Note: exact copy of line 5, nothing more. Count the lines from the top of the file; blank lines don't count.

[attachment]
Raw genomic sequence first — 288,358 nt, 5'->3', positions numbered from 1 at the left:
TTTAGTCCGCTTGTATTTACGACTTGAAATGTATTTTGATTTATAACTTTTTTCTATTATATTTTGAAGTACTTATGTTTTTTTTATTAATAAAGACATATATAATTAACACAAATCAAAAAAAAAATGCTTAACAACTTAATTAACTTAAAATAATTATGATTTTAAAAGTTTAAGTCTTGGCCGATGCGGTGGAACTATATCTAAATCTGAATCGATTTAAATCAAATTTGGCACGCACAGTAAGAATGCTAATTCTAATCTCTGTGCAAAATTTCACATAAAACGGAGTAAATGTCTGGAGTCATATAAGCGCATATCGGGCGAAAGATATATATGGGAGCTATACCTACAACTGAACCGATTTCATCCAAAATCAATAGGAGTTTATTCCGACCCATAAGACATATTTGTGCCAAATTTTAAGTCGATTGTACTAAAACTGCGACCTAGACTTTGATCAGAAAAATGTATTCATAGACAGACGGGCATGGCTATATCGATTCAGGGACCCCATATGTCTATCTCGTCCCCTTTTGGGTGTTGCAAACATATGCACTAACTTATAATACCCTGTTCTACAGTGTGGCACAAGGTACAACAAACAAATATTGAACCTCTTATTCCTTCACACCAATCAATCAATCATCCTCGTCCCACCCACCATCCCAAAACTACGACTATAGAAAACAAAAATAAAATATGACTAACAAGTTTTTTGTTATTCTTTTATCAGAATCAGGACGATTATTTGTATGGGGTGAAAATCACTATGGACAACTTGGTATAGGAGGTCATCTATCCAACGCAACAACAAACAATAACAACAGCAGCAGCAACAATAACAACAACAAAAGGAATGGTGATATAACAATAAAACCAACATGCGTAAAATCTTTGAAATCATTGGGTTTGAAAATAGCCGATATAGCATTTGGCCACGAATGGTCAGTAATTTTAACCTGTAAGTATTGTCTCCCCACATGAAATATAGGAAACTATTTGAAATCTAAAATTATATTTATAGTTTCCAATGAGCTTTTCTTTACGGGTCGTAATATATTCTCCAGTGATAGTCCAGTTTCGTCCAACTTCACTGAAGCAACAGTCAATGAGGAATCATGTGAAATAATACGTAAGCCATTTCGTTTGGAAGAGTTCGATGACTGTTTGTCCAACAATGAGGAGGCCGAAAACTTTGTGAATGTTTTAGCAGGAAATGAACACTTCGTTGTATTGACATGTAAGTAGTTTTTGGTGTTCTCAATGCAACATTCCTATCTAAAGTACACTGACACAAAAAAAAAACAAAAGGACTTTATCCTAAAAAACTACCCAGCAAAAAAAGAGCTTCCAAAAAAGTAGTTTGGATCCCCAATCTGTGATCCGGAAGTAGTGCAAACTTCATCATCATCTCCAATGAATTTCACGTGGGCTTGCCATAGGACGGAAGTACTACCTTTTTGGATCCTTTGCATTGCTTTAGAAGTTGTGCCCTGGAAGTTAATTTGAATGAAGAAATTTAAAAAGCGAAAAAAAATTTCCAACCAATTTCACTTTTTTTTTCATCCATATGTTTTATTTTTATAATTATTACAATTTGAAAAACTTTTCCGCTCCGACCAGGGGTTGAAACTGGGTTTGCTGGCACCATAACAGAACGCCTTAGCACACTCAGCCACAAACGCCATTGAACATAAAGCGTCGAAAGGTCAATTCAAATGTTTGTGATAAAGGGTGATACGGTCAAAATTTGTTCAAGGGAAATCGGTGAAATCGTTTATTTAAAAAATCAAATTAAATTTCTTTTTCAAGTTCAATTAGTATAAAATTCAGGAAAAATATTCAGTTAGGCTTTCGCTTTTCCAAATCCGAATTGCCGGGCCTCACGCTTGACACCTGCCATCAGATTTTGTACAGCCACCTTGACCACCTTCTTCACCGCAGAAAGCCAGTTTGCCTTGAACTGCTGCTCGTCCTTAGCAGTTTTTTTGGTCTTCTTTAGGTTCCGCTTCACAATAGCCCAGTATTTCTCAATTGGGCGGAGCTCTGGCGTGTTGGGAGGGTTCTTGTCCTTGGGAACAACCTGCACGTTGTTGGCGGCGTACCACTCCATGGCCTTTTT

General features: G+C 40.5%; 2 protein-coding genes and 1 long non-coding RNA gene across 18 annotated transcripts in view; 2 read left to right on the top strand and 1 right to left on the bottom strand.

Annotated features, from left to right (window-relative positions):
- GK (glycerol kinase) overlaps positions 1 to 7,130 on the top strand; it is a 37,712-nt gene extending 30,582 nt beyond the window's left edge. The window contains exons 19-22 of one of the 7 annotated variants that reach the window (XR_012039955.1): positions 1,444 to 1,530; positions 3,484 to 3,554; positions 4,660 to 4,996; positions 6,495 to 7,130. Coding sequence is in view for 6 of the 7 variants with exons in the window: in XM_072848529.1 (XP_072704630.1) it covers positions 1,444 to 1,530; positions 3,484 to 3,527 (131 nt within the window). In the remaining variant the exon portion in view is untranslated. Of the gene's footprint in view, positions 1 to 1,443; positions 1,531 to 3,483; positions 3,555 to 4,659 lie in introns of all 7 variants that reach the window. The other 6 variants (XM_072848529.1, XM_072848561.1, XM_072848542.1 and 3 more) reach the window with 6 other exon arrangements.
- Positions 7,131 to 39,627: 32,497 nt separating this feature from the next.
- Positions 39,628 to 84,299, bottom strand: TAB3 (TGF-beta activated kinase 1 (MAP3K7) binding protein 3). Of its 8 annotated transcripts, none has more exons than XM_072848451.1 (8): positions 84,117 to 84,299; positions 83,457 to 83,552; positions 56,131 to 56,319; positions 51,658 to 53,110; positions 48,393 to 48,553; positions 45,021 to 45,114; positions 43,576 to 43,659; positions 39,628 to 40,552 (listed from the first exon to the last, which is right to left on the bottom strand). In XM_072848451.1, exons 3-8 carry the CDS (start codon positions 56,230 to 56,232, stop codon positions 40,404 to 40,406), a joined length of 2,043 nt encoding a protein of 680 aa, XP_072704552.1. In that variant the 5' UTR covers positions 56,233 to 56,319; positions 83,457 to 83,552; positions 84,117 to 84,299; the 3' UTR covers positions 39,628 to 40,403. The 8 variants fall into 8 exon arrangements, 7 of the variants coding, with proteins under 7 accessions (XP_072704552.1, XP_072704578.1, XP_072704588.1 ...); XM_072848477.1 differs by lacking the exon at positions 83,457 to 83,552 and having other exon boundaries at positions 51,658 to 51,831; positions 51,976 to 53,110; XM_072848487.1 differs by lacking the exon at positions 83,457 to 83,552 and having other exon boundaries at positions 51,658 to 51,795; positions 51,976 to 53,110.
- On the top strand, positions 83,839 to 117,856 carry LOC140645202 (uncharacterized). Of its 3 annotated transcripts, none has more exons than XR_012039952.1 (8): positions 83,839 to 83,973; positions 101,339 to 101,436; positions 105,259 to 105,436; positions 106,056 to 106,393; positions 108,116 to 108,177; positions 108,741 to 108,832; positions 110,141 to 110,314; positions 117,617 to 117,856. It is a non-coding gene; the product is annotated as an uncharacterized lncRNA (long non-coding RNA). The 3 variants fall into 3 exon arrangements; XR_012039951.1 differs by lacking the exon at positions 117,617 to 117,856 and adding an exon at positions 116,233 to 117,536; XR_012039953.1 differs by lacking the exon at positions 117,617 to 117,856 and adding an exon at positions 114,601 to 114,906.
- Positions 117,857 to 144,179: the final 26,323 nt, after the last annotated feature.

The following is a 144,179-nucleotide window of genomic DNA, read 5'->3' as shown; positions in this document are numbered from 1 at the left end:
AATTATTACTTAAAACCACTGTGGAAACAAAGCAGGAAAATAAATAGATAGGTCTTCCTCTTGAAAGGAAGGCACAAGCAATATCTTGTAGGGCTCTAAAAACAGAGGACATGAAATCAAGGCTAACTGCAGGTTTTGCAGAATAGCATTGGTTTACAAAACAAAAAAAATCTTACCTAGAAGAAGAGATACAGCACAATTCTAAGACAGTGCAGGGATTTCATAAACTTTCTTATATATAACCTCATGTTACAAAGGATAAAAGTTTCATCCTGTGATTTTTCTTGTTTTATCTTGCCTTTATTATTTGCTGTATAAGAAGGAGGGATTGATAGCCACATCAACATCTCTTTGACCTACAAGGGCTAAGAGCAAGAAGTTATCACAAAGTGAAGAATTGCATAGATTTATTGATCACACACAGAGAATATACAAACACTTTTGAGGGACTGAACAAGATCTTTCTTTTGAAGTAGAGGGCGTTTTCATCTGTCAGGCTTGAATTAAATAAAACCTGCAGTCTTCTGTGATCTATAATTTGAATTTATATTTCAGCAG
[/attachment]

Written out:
- GK (glycerol kinase) overlaps positions 1 to 7,130 on the top strand; it is a 37,712-nt gene extending 30,582 nt beyond the window's left edge. The window contains exons 19-22 of one of the 7 annotated variants that reach the window (XR_012039955.1): positions 1,444 to 1,530; positions 3,484 to 3,554; positions 4,660 to 4,996; positions 6,495 to 7,130. Coding sequence is in view for 6 of the 7 variants with exons in the window: in XM_072848529.1 (XP_072704630.1) it covers positions 1,444 to 1,530; positions 3,484 to 3,527 (131 nt within the window). In the remaining variant the exon portion in view is untranslated. Of the gene's footprint in view, positions 1 to 1,443; positions 1,531 to 3,483; positions 3,555 to 4,659 lie in introns of all 7 variants that reach the window. The other 6 variants (XM_072848529.1, XM_072848561.1, XM_072848542.1 and 3 more) reach the window with 6 other exon arrangements.